“Westcott, The Epistles of St. John, 209ff… This text also includes a number of quotations from church fathers on the subject.” … 1-john-516

and linked to: … &q&f=false


I think the summary of the first link, reinforces what the Calvinist and Catholic quotes mention - which I shared earlier:

I said:

When referring to:

What is the sin unto death?
Here’s some Catholic answers at

Your first link says (i.e. quoting from the best and longest, academic answer):

I also enjoyed this essay on the topic…by Irvin A. Busenitz…Associate Dean and Professor of Old Testament…The Master’s Seminary. Let me just share the conclusion from


I am shocked to learn that more than a small minority throughout history have thought the sin unto death is about capital punishment.

I emailed Geoffrey about this and he said a 5th century EO said it was unrepented sin.


i think the 5th century EO was correct (actually there was no EO Church or RC Church in the 5th century—only the catholic [universal] church). There’s no use praying about someone’s unrepented sin. God cannot forgive him until he repents.


From Geoffrey:


I just thought of something profound and deep. A zombie can’t commit a sin unto death, due to a theological loophole. :wink:


“There’s no use praying about someone’s unrepented sin.”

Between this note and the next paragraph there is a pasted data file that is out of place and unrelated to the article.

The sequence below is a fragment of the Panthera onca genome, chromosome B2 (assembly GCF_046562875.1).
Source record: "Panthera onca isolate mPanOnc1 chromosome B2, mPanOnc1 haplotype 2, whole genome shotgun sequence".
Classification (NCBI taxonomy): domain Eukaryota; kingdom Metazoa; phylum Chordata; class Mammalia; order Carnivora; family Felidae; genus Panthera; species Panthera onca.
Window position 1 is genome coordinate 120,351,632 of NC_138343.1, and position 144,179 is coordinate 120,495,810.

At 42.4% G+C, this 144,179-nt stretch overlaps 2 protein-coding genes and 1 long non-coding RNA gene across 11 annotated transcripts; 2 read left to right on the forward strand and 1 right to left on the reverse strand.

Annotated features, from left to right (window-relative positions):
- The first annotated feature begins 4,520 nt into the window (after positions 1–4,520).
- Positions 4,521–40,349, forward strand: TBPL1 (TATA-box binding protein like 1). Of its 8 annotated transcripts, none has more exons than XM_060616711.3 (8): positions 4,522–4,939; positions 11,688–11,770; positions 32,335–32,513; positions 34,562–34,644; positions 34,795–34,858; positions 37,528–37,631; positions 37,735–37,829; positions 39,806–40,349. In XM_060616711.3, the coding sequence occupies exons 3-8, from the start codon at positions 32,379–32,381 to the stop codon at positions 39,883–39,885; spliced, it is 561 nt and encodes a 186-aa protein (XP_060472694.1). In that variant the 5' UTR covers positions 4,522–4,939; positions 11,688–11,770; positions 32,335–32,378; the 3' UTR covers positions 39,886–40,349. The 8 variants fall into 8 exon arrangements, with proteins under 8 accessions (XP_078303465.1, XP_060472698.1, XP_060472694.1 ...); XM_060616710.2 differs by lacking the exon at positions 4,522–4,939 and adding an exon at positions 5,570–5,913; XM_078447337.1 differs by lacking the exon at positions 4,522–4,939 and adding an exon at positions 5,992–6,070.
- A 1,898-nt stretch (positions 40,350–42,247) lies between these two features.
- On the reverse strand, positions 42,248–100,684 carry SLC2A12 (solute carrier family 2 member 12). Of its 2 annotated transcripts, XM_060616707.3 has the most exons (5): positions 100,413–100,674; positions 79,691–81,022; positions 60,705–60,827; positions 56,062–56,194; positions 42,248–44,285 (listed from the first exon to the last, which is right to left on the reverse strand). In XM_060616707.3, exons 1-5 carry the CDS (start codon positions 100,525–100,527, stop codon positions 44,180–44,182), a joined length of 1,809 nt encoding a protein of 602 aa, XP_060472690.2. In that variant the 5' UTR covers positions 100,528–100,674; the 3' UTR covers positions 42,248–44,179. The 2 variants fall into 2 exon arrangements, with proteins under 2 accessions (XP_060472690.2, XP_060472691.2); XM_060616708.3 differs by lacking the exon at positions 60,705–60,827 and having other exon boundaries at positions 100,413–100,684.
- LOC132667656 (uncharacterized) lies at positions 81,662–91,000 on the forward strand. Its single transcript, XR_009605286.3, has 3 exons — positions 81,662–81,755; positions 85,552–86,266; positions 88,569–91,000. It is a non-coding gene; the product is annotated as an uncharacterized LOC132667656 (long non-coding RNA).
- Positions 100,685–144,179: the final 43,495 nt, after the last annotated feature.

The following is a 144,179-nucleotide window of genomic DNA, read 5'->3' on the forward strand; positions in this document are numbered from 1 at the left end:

Is this not the state of unbelievers, as well as many believers (e.g. backsliders)? IOW most of the living & the dead.

Paul says to pray for all men.

Who would need prayers more than the unrepentant, i.e. stubborn?

“For God has imprisoned everyone in disobedience so he could have mercy on everyone.”(Rom.11:32)

Does 1 Corinthians 5 say not to pray for the sinner spoken of there?


In Acts 5 was there not a sin that lead to death, physical death, if not spiritual as well?

The version above seems to imply the sin was they “lied to the Holy Spirit” after Satan filled their hearts.

Instead of calling the church to pray for this couple, Peter scolds them before they drop dead.

It was a sin unto death that the sinner was not to be prayed for.

So could this not fit exactly what is spoken of in 1 John 5:16-17?

Some would say that this type of sin, & the so-called unpardonable sin (blasphemy of the Holy Spirit) do not occur anymore in our time, but were evidences to the early church in the time of the apostles.